Plaintiff names Governor Bruce Rauner and IDOC Director James Baldwin as Defendants, but no plausible inference arises from the current allegations that they were personally responsible for the alleged deliberate indifference to Plaintiff's eye condition. Their alleged failure to take action after receiving Plaintiff's letters is not enough to confer personal responsibility. Soderbeck v. Burnett County, 752 F.2d 285, 293 (7th Cir. 1985)(“Failure to take corrective action cannot in and of itself violate section 1983. Otherwise the action of an inferior officer would automatically be attributed up the line to his highest superior . . . .”).


1) Pursuant to its merit review of the Complaint under 28 U.S.C. § 1915A, the Court finds that Plaintiff states claims under the Americans with Disabilities Act and the Rehabilitation Act (ADA/RA) and an Eighth Amendment claim for deliberate indifference to his serious medical needs regarding his eyes. The ADA/RA claim proceeds against Western Illinois Correctional Center, the Illinois Department of Corrections, and Wexford Health Sources, Inc. The Eighth Amendment claim proceeds against Defendants Kathy Ashcraft, Warden Watson, Wexford Health Sources, Inc., and Chrissy Smith. This case proceeds solely on the claims identified in this paragraph. Any additional claims shall not be included in the case, except at the Court's discretion on motion by a party for good cause shown or pursuant to Federal Rule of Civil Procedure 15.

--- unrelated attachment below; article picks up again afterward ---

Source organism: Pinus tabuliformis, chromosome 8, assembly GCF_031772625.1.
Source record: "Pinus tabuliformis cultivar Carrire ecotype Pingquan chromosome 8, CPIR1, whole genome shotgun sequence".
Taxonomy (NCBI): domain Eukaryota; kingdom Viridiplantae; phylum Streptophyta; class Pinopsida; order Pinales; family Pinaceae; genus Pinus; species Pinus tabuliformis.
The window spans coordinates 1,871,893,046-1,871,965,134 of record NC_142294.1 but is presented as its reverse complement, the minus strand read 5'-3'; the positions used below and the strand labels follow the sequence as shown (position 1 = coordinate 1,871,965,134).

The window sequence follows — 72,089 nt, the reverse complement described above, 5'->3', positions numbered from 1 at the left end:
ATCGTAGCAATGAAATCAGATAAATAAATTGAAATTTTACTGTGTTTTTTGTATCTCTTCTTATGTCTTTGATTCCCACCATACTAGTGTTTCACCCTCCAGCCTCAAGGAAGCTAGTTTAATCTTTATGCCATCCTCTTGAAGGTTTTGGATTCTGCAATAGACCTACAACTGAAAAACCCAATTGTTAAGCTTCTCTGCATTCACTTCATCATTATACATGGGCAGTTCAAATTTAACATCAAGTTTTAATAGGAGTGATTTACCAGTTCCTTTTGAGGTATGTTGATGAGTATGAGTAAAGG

2) The Illinois Department of Corrections and Western Illinois Correctional Center are added as Defendants.
3) Defendants Governor Bruce Rauner and IDOC Director John Baldwin are dismissed without prejudice.
4) This case is now in the process of service. Plaintiff is advised to wait until counsel has appeared for Defendants before filing any motions, in order to give Defendants notice and an opportunity to respond to those motions. Motions filed before Defendants' counsel has filed an appearance will generally be denied as premature. Plaintiff need not submit any evidence to the Court at this time, unless otherwise directed by the Court.